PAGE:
The pastor of the Brooklyn Tabernacle tells how the transforming power of God's love caused the church to grow from a congregation of less than twenty to a membership of over six thousand.
LibraryThing member OCMCCP
Pastor Jim Cymbala shares the lessons he learned when the Spirit ignited his heart and began to move through his people. This book is for anyone seeking to live at the center of God's purposes, through experiencing the power of his Spirit.
LibraryThing member deanc
Pastor Cymbala tells the interesting and inspirational story of the growth of the Brooklyn Tabernacle from a small, struggling congregation to the huge, influential church it has become. When he refocused his personal ministry on prayer and led the flock to become a house of prayer, it unleashed the powerful blessing of God. When his wife assumed leadership of the worship and music ministry, that added another powerful dimension.

In sum, the book tells how prayer and praise, combined with a compassionate love for the unloved and the unlovely, provided the catalyst for a dynamic spiritual awakening and the resulting growth of the Brooklyn Tabernacle. Anyone involved in any sort of Christian ministry can find something edifying in these pages.
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LibraryThing member jjvors
By simply recounting his journey from an inexperienced minister in an inner city church with 20 members, to 8 churches with 8000 people weekly in NYC, Jim Cymbala makes his powerful testimony. His point? One builds the church through prayer to God.
LibraryThing member dannywahlquist
Enjoyed this book about allowing God’s Spirit to invade our hearts. Some of my favorite quotes include:
“I discovered an astonishing truth: God is attracted to weakness. He can't resist those who humbly and honestly admit how desperately they need him.”
“After all, people weren't hungry for fancy sermons or organizational polish. They just wanted love. They wanted to know that God could pick them up and give them a second chance.”
“Because I had been a basketball player, it never dawned on me to evaluate people on the basis of color. If you could play, you could play. In America it would appear that there is more openness, acceptance, and teamwork in the gym than in the church of Jesus Christ.”
“Each service is two to two-and-a-half hours long. We have always felt we had to give the Holy Spirit time to work; we couldn't rush people through some kind of assembly line.”
“Yes, the roughness of inner-city life has pressed us to pray.... But is the rest of the country coasting along in fine shape? I think not.”
“I have seen God do more in people's lives during ten minutes of real prayer than in ten of my sermons.”
“What does it say about our churches today that God birthed the church in a prayer meeting, and prayer meetings today are almost extinct?"
“If the times are indeed as bad as we say they are; if the darkness in our world is growing heavier by the moment; if we are facing spiritual battles right in our own homes and churches, then we are foolish not to turn to the One who supplies unlimited grace and power. He is our only source. We are crazy to ignore him."
"We are like the church at Laodicea. In fact, we have so institutionalized Laodiceanism that we think lukewarm is normal.”
“The apostles weren't trying to finesse people. Their communication was not supposed to be ‘cool’ or soothing. They aimed for a piercing of the heart, for conviction of sin. They had not the faintest intention of asking, ‘What do people want to hear? How can we draw people to church on Sunday?’ That was the last thing in their minds. Such an approach would have been foreign to the whole New Testament.”
“Spiritual ‘construction’ that uses wood, hay and straw comes easy--little work, little seeking, no travail, no birthing. You just slap it up and it will look adequate--for awhile. But if you want to build something that will endure on Judgment Day, the work is much more costly."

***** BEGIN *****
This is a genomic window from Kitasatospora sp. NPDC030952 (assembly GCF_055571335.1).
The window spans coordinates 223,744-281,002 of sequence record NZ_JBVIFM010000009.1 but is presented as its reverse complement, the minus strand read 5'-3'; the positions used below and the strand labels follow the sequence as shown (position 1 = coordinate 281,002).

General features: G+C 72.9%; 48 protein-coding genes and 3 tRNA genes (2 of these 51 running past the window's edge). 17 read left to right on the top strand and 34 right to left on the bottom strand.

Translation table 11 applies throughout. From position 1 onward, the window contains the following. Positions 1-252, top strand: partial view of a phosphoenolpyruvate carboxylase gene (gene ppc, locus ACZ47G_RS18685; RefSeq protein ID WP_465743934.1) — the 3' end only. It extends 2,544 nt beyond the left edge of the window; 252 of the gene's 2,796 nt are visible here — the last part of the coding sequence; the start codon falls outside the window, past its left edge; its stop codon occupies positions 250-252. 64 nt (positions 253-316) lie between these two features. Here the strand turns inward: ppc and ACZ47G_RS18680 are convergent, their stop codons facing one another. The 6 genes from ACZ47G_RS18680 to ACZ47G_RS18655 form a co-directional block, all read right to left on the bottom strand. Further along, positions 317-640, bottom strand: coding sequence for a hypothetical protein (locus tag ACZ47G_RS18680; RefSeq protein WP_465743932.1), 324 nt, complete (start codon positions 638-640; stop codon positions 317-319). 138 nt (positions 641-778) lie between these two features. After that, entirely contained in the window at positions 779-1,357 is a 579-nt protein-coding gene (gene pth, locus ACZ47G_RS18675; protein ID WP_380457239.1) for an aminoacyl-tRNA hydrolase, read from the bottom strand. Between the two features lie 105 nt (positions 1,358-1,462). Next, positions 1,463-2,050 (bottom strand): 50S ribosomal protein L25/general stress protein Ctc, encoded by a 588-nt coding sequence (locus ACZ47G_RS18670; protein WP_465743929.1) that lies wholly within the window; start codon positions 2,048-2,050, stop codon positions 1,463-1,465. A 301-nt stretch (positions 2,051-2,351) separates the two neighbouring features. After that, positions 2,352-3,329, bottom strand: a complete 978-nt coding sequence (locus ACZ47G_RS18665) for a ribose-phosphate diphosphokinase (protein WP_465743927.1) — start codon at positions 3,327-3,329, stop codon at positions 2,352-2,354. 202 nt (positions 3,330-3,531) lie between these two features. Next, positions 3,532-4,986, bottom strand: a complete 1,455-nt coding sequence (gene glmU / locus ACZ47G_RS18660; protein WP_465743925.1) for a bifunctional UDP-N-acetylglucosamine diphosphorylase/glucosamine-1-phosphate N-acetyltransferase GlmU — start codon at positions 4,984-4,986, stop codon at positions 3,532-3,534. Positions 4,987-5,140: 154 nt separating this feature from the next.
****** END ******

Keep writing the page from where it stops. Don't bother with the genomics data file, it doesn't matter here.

“People pay attention when they see that God actually changes persons and sets them free. When a new Christian stands up and tells how God has revolutionized his or her life, no one dozes off.”
“As we open up our church meetings to God's power, they will not always follow a predetermined schedule. Who can outline what God might have in mind?”
"Does anyone really think that America today is lacking preachers, books, Bible translations, and neat doctrinal statements? What we really lack is the passion to call upon the Lord until he opens the heavens and shows himself powerful."
“Anytime people get hungry to truly know the Lord, the Holy Spirit quickly puts a shovel and broom into their hands.”
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LibraryThing member NGood
This is a very good book that focuses on the need for prayer (and the lack thereof) in churches today. He does a very good job of balancing the sovereignty of God with the responsibility of people, which is a difficult task indeed when handling the topic of prayer. His call is simple and straight-forward, we need to stop focusing on the unimportant and come back to seeking God. This book caused me on many occasions to stop and spend time seeking the face of God and cry out to Him through prayer. I believe that this is a book I will recommend to many people in the future, as well as reading it semi-regularly myself.… (more)
LibraryThing member rybeewoods
When I read this I loved it. For some reason today I think about it only with skeptisicm. Maybe it's a lack of faith. I'm not sure.
LibraryThing member nicholasjjordan
I’m a United Methodist pastor, one of those comfortable with charismatic Christianity (yes, not all charismatic Christianity). I read this book years ago and was rereading to use as an encouraging call to prayer for my current lay leadership. But it has a little bit too much theological baggage and questions raised to simply hand off. If you remember the book more fondly, part of my read is colored by my particular ministry context, as well as by a number of claims (available online) of spiritual and financial abuses within the Brooklyn Tabernacle world since this book was published.… (more)

Language

Original publication date

1997

Physical description

192 p.; 5.31 inches

ISBN

0310214165 / 9780310214168